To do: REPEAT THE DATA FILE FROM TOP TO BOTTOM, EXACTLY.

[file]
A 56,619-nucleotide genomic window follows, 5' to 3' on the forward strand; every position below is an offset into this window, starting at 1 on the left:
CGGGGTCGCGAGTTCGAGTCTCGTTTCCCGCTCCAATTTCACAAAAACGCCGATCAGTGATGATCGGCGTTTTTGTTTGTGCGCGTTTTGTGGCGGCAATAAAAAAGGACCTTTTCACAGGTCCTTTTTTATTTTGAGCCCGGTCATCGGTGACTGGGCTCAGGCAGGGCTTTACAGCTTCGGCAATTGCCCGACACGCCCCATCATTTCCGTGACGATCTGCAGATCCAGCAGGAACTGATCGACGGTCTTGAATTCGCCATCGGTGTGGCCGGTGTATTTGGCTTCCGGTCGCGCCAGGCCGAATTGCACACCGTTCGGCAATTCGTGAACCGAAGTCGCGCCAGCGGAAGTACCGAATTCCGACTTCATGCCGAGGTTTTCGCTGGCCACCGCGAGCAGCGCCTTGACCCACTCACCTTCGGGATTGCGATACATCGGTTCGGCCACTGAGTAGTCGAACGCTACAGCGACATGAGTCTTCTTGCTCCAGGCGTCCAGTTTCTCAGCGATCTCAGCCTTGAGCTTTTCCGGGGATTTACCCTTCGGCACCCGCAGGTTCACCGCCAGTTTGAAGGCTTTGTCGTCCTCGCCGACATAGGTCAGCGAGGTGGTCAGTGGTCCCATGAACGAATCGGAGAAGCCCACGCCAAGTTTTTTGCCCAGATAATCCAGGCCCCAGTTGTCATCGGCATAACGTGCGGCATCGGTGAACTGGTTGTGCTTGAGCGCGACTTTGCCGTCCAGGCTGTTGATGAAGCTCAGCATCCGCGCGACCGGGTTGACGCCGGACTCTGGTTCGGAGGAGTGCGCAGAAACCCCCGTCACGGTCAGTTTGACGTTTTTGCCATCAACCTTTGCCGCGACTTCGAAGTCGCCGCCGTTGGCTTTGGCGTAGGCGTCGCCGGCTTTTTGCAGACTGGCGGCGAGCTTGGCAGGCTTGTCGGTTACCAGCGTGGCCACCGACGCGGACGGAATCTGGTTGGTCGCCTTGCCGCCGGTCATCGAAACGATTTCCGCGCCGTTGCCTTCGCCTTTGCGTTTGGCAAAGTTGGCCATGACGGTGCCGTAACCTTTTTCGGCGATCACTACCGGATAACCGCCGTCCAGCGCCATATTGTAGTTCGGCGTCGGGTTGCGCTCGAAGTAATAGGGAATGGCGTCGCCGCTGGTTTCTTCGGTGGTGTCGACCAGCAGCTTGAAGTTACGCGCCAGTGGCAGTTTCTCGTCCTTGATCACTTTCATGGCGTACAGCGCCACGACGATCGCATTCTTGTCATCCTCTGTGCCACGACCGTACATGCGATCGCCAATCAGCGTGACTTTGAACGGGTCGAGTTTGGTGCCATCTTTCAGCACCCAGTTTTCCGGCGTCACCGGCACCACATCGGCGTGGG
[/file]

A 56,619-nucleotide genomic window follows, 5' to 3' on the forward strand; every position below is an offset into this window, starting at 1 on the left:
CGGGGTCGCGAGTTCGAGTCTCGTTTCCCGCTCCAATTTCACAAAAACGCCGATCAGTGATGATCGGCGTTTTTGTTTGTGCGCGTTTTGTGGCGGCAATAAAAAAGGACCTTTTCACAGGTCCTTTTTTATTTTGAGCCCGGTCATCGGTGACTGGGCTCAGGCAGGGCTTTACAGCTTCGGCAATTGCCCGACACGCCCCATCATTTCCGTGACGATCTGCAGATCCAGCAGGAACTGATCGACGGTCTTGAATTCGCCATCGGTGTGGCCGGTGTATTTGGCTTCCGGTCGCGCCAGGCCGAATTGCACACCGTTCGGCAATTCGTGAACCGAAGTCGCGCCAGCGGAAGTACCGAATTCCGACTTCATGCCGAGGTTTTCGCTGGCCACCGCGAGCAGCGCCTTGACCCACTCACCTTCGGGATTGCGATACATCGGTTCGGCCACTGAGTAGTCGAACGCTACAGCGACATGAGTCTTCTTGCTCCAGGCGTCCAGTTTCTCAGCGATCTCAGCCTTGAGCTTTTCCGGGGATTTACCCTTCGGCACCCGCAGGTTCACCGCCAGTTTGAAGGCTTTGTCGTCCTCGCCGACATAGGTCAGCGAGGTGGTCAGTGGTCCCATGAACGAATCGGAGAAGCCCACGCCAAGTTTTTTGCCCAGATAATCCAGGCCCCAGTTGTCATCGGCATAACGTGCGGCATCGGTGAACTGGTTGTGCTTGAGCGCGACTTTGCCGTCCAGGCTGTTGATGAAGCTCAGCATCCGCGCGACCGGGTTGACGCCGGACTCTGGTTCGGAGGAGTGCGCAGAAACCCCCGTCACGGTCAGTTTGACGTTTTTGCCATCAACCTTTGCCGCGACTTCGAAGTCGCCGCCGTTGGCTTTGGCGTAGGCGTCGCCGGCTTTTTGCAGACTGGCGGCGAGCTTGGCAGGCTTGTCGGTTACCAGCGTGGCCACCGACGCGGACGGAATCTGGTTGGTCGCCTTGCCGCCGGTCATCGAAACGATTTCCGCGCCGTTGCCTTCGCCTTTGCGTTTGGCAAAGTTGGCCATGACGGTGCCGTAACCTTTTTCGGCGATCACTACCGGATAACCGCCGTCCAGCGCCATATTGTAGTTCGGCGTCGGGTTGCGCTCGAAGTAATAGGGAATGGCGTCGCCGCTGGTTTCTTCGGTGGTGTCGACCAGCAGCTTGAAGTTACGCGCCAGTGGCAGTTTCTCGTCCTTGATCACTTTCATGGCGTACAGCGCCACGACGATCGCATTCTTGTCATCCTCTGTGCCACGACCGTACATGCGATCGCCAATCAGCGTGACTTTGAACGGGTCGAGTTTGGTGCCATCTTTCAGCACCCAGTTTTCCGGCGTCACCGGCACCACATCGGCGTGGG